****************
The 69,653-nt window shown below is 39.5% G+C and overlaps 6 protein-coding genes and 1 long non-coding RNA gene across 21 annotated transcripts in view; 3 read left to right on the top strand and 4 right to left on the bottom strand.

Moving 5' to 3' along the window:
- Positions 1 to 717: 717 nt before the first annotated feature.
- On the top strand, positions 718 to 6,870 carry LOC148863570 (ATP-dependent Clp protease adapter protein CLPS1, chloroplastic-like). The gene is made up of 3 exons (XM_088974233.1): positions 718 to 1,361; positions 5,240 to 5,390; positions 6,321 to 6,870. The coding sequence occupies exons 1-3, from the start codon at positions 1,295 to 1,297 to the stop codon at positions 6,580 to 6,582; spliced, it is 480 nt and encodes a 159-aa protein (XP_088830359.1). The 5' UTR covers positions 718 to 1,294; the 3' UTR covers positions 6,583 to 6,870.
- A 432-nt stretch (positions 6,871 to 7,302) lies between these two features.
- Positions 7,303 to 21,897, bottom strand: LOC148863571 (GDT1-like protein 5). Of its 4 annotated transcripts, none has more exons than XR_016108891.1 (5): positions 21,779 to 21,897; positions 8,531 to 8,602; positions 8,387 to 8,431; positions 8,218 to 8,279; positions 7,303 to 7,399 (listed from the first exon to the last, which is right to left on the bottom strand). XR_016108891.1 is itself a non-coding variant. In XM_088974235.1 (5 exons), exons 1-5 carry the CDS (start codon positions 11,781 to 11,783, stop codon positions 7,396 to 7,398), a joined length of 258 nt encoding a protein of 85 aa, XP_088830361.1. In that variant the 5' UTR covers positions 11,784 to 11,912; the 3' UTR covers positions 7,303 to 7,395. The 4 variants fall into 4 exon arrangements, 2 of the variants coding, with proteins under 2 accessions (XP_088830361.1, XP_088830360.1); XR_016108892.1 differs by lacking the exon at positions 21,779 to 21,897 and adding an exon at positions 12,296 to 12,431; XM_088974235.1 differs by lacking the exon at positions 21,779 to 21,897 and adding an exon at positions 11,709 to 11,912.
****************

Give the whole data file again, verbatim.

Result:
The 69,653-nt window shown below is 39.5% G+C and overlaps 6 protein-coding genes and 1 long non-coding RNA gene across 21 annotated transcripts in view; 3 read left to right on the top strand and 4 right to left on the bottom strand.

Moving 5' to 3' along the window:
- Positions 1 to 717: 717 nt before the first annotated feature.
- On the top strand, positions 718 to 6,870 carry LOC148863570 (ATP-dependent Clp protease adapter protein CLPS1, chloroplastic-like). The gene is made up of 3 exons (XM_088974233.1): positions 718 to 1,361; positions 5,240 to 5,390; positions 6,321 to 6,870. The coding sequence occupies exons 1-3, from the start codon at positions 1,295 to 1,297 to the stop codon at positions 6,580 to 6,582; spliced, it is 480 nt and encodes a 159-aa protein (XP_088830359.1). The 5' UTR covers positions 718 to 1,294; the 3' UTR covers positions 6,583 to 6,870.
- A 432-nt stretch (positions 6,871 to 7,302) lies between these two features.
- Positions 7,303 to 21,897, bottom strand: LOC148863571 (GDT1-like protein 5). Of its 4 annotated transcripts, none has more exons than XR_016108891.1 (5): positions 21,779 to 21,897; positions 8,531 to 8,602; positions 8,387 to 8,431; positions 8,218 to 8,279; positions 7,303 to 7,399 (listed from the first exon to the last, which is right to left on the bottom strand). XR_016108891.1 is itself a non-coding variant. In XM_088974235.1 (5 exons), exons 1-5 carry the CDS (start codon positions 11,781 to 11,783, stop codon positions 7,396 to 7,398), a joined length of 258 nt encoding a protein of 85 aa, XP_088830361.1. In that variant the 5' UTR covers positions 11,784 to 11,912; the 3' UTR covers positions 7,303 to 7,395. The 4 variants fall into 4 exon arrangements, 2 of the variants coding, with proteins under 2 accessions (XP_088830361.1, XP_088830360.1); XR_016108892.1 differs by lacking the exon at positions 21,779 to 21,897 and adding an exon at positions 12,296 to 12,431; XM_088974235.1 differs by lacking the exon at positions 21,779 to 21,897 and adding an exon at positions 11,709 to 11,912.